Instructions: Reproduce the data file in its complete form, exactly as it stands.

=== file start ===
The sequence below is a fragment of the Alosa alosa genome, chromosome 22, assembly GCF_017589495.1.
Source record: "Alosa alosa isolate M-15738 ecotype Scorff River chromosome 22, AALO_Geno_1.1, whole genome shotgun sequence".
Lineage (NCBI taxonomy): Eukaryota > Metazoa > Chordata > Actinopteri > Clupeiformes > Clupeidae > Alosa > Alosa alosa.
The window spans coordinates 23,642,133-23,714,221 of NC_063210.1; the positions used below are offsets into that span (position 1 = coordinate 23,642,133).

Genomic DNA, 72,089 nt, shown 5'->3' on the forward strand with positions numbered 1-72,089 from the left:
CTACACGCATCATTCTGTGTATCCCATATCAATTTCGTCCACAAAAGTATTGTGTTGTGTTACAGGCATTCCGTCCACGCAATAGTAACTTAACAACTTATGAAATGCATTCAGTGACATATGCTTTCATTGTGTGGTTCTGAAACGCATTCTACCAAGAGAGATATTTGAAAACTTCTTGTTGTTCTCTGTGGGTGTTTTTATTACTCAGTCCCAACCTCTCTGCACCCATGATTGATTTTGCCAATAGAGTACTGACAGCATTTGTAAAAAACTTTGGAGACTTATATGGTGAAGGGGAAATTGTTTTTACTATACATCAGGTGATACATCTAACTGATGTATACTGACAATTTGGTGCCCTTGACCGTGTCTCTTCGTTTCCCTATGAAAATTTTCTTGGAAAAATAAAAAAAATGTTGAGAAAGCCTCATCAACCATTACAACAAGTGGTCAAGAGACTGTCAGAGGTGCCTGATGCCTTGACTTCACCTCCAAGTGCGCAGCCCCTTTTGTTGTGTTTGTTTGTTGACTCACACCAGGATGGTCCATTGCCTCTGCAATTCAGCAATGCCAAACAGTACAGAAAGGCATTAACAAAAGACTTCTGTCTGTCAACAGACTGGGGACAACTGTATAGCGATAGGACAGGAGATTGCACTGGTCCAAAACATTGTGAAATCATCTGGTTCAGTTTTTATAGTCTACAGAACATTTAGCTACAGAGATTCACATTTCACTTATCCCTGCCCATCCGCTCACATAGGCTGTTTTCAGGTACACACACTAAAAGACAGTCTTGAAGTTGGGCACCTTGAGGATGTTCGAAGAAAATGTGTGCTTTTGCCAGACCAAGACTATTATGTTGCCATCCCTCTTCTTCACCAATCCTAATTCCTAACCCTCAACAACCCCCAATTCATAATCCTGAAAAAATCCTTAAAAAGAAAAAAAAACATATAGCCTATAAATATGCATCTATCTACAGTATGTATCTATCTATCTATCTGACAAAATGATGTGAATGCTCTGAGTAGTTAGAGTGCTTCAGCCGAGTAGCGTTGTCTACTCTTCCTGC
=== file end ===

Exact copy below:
The sequence below is a fragment of the Alosa alosa genome, chromosome 22, assembly GCF_017589495.1.
Source record: "Alosa alosa isolate M-15738 ecotype Scorff River chromosome 22, AALO_Geno_1.1, whole genome shotgun sequence".
Lineage (NCBI taxonomy): Eukaryota > Metazoa > Chordata > Actinopteri > Clupeiformes > Clupeidae > Alosa > Alosa alosa.
The window spans coordinates 23,642,133-23,714,221 of NC_063210.1; the positions used below are offsets into that span (position 1 = coordinate 23,642,133).

Genomic DNA, 72,089 nt, shown 5'->3' on the forward strand with positions numbered 1-72,089 from the left:
CTACACGCATCATTCTGTGTATCCCATATCAATTTCGTCCACAAAAGTATTGTGTTGTGTTACAGGCATTCCGTCCACGCAATAGTAACTTAACAACTTATGAAATGCATTCAGTGACATATGCTTTCATTGTGTGGTTCTGAAACGCATTCTACCAAGAGAGATATTTGAAAACTTCTTGTTGTTCTCTGTGGGTGTTTTTATTACTCAGTCCCAACCTCTCTGCACCCATGATTGATTTTGCCAATAGAGTACTGACAGCATTTGTAAAAAACTTTGGAGACTTATATGGTGAAGGGGAAATTGTTTTTACTATACATCAGGTGATACATCTAACTGATGTATACTGACAATTTGGTGCCCTTGACCGTGTCTCTTCGTTTCCCTATGAAAATTTTCTTGGAAAAATAAAAAAAATGTTGAGAAAGCCTCATCAACCATTACAACAAGTGGTCAAGAGACTGTCAGAGGTGCCTGATGCCTTGACTTCACCTCCAAGTGCGCAGCCCCTTTTGTTGTGTTTGTTTGTTGACTCACACCAGGATGGTCCATTGCCTCTGCAATTCAGCAATGCCAAACAGTACAGAAAGGCATTAACAAAAGACTTCTGTCTGTCAACAGACTGGGGACAACTGTATAGCGATAGGACAGGAGATTGCACTGGTCCAAAACATTGTGAAATCATCTGGTTCAGTTTTTATAGTCTACAGAACATTTAGCTACAGAGATTCACATTTCACTTATCCCTGCCCATCCGCTCACATAGGCTGTTTTCAGGTACACACACTAAAAGACAGTCTTGAAGTTGGGCACCTTGAGGATGTTCGAAGAAAATGTGTGCTTTTGCCAGACCAAGACTATTATGTTGCCATCCCTCTTCTTCACCAATCCTAATTCCTAACCCTCAACAACCCCCAATTCATAATCCTGAAAAAATCCTTAAAAAGAAAAAAAAACATATAGCCTATAAATATGCATCTATCTACAGTATGTATCTATCTATCTATCTGACAAAATGATGTGAATGCTCTGAGTAGTTAGAGTGCTTCAGCCGAGTAGCGTTGTCTACTCTTCCTGC